The recent murders of George Floyd, Breonna Taylor, Rashad Brooks at the hands of police brutality have rekindled our nation’s neverending fight against racial injustice. These murders have forced us to reexamine the ways in which we contribute to racism both directly and indirectly.
These events have also had a particularly personal impact. Before I began working in tech three years ago, I’d never heard of the terms “diversity and inclusion.” I’d gotten used to being one of the only few people of color wherever I was, so I’d developed a certain complacency towards the status quo. It wasn’t until I joined Informed K12 that I began questioning what a truly diverse and inclusive workplace should look like.
In my time here, I’ve grown as a diversity and inclusion leader. I’ve been encouraged and supported by the team to create more spaces and opportunities for people of all backgrounds to flourish. We’ve become a majority-minority company and have created consistent spaces to have authentic conversations. Still, the recent events made me realize I’d again found complacency in being part of a “diverse organization.” I hadn’t forced myself to consider the ways systemic racism can still affect our team and much more specifically, our black colleagues. I’d become too satisfied with our team status quo that I’d stopped pushing and educating myself on how to continue to be the best ally I could be.
At Informed K12, diversity, equity, and inclusion are part of our company fabric. Still, while we’re intentional about how we are building the company, being “diverse and inclusive” isn’t enough when confronting the systemic racism that deeply impacts the lives of our black and POC colleagues. Diversity, Equity, and Inclusion is more than website jargon or a task that can be accomplished. It’s a conscious, intentional, and daily effort to educate ourselves and confront the ways in which we perpetuate racism.
We’ve implemented the following practices to help us keep D&I and anti-racist practices at the center of the values of the company:
- Informed K12: Personal and Political Are Not Dirty Words at Work Guide: Our team has created a running guide to serve as a knowledge bank for our team to lean on when educating ourselves on systemic and institutional racism. The incorporation of personal stories from our colleagues who have volunteered to share their experiences and the impact racism has had on their lives helps us view these issues through a more powerful lens. We value our personal experiences just as much as the knowledge we’re all building together.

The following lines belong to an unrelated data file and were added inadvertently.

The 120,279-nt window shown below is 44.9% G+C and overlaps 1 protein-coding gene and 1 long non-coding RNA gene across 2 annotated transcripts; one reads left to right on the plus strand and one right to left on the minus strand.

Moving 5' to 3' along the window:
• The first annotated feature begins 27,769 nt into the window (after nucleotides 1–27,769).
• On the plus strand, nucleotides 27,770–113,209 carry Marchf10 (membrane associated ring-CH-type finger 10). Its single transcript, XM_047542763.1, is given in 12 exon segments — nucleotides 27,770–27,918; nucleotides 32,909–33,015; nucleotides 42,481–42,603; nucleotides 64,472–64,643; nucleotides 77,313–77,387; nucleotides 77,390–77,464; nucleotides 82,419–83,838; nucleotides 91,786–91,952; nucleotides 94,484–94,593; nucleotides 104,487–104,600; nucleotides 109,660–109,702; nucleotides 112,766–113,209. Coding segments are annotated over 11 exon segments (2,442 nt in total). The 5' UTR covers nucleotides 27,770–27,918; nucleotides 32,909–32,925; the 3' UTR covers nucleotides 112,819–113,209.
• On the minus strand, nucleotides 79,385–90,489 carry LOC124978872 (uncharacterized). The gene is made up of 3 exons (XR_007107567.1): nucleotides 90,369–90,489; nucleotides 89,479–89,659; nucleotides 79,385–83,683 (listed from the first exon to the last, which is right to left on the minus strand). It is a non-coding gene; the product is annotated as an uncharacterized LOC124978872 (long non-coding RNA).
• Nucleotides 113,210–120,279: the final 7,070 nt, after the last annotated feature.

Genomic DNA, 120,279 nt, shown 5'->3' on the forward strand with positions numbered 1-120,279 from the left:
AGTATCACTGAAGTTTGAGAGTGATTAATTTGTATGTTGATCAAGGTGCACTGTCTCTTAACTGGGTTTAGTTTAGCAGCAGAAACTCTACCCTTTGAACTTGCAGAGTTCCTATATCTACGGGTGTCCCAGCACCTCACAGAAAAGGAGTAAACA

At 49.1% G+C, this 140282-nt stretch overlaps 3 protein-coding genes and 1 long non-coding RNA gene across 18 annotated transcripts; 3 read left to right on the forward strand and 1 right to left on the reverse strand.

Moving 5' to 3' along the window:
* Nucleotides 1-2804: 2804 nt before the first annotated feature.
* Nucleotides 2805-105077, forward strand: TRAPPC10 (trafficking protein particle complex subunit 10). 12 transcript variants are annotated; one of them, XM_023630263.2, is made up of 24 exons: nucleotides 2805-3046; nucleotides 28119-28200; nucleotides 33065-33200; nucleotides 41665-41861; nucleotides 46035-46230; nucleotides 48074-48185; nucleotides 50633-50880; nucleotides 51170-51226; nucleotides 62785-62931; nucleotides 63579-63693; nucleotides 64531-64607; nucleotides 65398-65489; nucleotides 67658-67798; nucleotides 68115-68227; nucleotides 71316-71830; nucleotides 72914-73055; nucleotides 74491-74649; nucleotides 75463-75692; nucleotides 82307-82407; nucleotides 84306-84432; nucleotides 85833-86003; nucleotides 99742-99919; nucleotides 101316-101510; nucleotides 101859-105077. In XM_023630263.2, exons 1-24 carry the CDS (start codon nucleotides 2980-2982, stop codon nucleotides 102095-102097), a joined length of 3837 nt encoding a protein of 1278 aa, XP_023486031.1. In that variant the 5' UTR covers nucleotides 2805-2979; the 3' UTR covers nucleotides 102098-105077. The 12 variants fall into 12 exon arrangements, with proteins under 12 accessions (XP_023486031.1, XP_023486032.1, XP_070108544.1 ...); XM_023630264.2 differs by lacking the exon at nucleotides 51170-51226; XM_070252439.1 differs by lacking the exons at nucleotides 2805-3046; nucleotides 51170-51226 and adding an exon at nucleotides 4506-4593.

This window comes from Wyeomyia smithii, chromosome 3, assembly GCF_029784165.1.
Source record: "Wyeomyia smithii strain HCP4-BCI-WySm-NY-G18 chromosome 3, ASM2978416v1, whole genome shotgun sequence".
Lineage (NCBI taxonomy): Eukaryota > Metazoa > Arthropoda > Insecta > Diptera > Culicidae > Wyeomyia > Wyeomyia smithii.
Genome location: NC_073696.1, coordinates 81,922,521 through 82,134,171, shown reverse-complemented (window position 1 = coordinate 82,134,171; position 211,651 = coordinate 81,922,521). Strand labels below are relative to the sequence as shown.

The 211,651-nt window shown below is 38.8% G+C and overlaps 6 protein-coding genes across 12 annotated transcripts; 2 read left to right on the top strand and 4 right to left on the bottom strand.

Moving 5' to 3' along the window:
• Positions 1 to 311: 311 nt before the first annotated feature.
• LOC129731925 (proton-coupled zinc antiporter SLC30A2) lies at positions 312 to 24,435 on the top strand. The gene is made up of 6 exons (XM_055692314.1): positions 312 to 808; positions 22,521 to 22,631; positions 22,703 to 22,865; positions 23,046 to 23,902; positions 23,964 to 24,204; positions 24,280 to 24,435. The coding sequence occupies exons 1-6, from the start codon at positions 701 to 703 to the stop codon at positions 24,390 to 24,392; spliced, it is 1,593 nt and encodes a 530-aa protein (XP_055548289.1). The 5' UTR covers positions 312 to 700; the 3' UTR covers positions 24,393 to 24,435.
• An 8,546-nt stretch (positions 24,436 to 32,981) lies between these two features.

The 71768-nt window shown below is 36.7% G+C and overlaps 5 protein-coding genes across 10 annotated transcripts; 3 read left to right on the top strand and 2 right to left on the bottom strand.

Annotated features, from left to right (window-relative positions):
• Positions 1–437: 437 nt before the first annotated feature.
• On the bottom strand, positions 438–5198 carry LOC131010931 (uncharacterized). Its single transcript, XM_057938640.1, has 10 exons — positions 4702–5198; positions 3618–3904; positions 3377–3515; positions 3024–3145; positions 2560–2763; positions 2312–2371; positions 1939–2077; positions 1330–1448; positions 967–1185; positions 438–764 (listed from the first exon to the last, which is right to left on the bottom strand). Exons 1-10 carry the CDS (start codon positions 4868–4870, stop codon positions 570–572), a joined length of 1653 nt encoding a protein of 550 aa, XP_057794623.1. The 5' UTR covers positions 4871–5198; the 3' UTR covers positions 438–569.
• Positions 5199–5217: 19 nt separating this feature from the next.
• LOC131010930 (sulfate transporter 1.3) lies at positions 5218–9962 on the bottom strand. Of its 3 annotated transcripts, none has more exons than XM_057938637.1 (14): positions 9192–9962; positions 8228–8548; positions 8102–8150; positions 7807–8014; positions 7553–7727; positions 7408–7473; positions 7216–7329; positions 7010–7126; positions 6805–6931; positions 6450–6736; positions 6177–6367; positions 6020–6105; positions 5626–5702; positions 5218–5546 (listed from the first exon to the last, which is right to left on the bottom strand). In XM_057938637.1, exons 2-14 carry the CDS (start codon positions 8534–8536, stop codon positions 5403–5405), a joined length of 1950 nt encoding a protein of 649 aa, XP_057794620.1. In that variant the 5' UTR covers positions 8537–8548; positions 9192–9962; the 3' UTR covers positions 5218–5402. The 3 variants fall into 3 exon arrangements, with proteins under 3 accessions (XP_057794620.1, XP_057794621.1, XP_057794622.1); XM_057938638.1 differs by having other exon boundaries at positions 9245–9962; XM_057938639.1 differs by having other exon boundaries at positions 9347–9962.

- Team-Led Monthly Discussion Panels: Our company has hosted monthly, company-wide panels and discussions on a series of diversity and inclusion topics. While normally organized by our People team, we’ve decided to shift the responsibility to individual teams. Once per month, one company team (Sales, Customer Success, Operations, or Engineering) will host a company wide event on a diversity and inclusion subject of their choosing. The intent is to provide each team the opportunity to explore and educate themselves further, while having the opportunity to share their experience and knowledge with the company at-large. Our hope is to empower our team and demonstrate that creating and maintaining a diverse and inclusive team is the shared responsibility of all employees.
- Team Small Group Discussions: Following the murder of George Floyd, our team held a company-wide meeting where our team broke out into small groups and brainstormed how we can better educate ourselves as allies and what action we could take as an organization to foster sustainable allyship. Our small groups identified ways we could further support Black and other POC candidates, while also supporting the general representation of Black and POC people within the tech ecosystem through mentorship and other partnership activities. We’re actively implementing changes to our hiring, onboarding and management practices.